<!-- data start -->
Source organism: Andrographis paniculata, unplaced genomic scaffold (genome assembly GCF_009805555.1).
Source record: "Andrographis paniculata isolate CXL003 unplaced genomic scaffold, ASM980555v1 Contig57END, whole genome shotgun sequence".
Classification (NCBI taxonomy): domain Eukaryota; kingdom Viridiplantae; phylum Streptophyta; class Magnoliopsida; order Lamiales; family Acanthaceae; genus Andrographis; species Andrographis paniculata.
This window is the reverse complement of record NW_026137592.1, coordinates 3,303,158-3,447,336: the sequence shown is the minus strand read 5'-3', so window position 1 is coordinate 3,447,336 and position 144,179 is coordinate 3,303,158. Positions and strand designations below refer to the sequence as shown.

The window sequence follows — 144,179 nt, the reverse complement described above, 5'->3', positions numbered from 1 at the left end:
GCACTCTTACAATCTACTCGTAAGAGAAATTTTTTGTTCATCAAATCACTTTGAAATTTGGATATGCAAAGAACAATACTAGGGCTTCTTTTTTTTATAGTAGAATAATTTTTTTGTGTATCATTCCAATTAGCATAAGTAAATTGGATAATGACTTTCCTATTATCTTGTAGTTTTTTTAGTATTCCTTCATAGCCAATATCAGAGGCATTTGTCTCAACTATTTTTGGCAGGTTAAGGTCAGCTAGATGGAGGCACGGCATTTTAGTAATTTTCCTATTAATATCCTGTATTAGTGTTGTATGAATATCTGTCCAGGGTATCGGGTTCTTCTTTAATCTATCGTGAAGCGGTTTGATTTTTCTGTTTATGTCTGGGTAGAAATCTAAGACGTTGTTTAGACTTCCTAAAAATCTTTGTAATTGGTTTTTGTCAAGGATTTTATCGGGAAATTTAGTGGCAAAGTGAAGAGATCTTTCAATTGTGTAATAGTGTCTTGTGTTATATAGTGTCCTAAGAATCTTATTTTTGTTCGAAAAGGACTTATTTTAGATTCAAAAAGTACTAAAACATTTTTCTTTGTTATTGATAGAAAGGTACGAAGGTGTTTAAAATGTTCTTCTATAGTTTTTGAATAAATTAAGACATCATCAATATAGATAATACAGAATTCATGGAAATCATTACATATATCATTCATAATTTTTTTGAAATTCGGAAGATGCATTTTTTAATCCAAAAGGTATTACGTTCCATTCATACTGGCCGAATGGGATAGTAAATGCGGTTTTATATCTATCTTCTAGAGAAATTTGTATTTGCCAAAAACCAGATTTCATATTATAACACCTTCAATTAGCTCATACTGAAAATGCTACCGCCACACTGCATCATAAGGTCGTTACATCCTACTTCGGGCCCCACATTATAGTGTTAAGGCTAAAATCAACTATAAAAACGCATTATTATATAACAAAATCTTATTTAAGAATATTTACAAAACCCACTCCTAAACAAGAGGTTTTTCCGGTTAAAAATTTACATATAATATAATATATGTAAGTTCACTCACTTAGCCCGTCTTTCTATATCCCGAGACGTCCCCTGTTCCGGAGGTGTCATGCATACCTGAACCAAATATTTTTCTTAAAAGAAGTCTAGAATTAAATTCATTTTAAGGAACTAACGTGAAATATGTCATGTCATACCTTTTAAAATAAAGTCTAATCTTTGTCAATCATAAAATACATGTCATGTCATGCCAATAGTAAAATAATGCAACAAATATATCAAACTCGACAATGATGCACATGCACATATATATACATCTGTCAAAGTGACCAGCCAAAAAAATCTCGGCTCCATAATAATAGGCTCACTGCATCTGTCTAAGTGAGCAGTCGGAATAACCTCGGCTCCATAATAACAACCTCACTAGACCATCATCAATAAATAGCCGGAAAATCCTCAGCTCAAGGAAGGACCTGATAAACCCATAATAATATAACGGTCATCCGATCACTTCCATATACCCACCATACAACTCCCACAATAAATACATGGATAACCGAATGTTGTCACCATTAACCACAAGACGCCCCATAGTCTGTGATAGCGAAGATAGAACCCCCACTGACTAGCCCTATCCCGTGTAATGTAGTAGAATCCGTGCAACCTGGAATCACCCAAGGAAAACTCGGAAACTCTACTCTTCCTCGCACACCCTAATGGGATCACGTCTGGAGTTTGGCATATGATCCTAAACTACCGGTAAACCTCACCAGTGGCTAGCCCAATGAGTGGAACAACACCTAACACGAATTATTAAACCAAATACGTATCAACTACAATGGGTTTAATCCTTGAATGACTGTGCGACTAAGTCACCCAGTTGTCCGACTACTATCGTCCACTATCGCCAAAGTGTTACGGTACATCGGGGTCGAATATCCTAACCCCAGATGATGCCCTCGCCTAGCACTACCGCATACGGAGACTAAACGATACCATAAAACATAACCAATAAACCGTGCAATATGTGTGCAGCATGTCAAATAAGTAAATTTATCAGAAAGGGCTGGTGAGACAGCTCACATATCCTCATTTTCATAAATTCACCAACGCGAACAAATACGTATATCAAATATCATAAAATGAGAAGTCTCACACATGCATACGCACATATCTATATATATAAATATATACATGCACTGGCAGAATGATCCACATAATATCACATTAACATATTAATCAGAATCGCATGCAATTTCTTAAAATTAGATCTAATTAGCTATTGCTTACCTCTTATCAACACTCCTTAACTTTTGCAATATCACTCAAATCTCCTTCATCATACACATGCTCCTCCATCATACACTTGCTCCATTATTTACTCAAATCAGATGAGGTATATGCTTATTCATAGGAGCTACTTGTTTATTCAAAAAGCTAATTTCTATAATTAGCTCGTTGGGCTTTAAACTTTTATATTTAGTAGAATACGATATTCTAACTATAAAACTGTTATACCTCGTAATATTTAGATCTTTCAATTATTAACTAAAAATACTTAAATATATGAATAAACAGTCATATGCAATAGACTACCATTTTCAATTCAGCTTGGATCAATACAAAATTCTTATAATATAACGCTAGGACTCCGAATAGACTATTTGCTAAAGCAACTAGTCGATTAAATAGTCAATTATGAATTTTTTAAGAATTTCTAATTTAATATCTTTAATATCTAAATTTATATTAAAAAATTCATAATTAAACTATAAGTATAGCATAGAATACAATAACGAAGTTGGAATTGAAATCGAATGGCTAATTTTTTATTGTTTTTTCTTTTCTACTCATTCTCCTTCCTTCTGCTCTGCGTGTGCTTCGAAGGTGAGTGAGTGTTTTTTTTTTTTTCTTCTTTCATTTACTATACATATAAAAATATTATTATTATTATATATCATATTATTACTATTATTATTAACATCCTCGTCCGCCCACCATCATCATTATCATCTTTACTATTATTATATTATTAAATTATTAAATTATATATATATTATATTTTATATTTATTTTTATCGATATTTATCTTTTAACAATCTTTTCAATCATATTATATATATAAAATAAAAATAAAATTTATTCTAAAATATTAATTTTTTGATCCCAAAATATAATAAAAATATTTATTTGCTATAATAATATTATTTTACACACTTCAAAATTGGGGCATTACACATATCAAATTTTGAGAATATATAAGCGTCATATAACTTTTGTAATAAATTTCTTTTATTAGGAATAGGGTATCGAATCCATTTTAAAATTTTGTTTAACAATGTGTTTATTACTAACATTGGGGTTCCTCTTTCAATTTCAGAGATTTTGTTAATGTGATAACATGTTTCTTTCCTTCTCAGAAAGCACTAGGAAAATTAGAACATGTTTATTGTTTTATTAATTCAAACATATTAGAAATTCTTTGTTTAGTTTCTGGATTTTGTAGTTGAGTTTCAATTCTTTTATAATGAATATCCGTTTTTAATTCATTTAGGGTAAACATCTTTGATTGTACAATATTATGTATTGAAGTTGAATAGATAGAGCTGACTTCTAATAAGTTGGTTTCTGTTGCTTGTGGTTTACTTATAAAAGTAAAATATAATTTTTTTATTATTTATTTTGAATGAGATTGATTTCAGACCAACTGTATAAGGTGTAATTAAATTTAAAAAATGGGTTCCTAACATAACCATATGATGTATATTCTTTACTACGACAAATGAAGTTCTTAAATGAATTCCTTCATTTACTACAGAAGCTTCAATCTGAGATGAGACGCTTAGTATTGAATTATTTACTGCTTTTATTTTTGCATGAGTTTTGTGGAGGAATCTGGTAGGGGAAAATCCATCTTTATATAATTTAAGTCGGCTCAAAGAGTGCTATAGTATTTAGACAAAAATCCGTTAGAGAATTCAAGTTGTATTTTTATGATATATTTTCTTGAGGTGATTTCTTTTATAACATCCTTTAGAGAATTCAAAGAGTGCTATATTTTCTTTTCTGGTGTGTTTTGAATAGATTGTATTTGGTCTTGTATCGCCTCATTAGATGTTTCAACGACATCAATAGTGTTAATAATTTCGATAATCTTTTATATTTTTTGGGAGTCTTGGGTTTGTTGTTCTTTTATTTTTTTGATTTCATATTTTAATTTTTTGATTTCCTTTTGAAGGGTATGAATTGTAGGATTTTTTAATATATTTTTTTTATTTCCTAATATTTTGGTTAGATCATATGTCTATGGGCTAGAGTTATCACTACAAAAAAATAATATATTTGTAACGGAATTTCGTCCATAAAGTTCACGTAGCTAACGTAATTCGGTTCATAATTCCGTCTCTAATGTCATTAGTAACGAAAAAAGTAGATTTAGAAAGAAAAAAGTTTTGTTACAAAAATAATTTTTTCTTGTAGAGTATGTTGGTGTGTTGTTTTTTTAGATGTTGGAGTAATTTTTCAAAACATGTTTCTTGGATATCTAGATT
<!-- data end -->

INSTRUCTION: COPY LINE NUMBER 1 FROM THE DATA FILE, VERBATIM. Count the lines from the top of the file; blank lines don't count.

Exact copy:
Source organism: Andrographis paniculata, unplaced genomic scaffold (genome assembly GCF_009805555.1).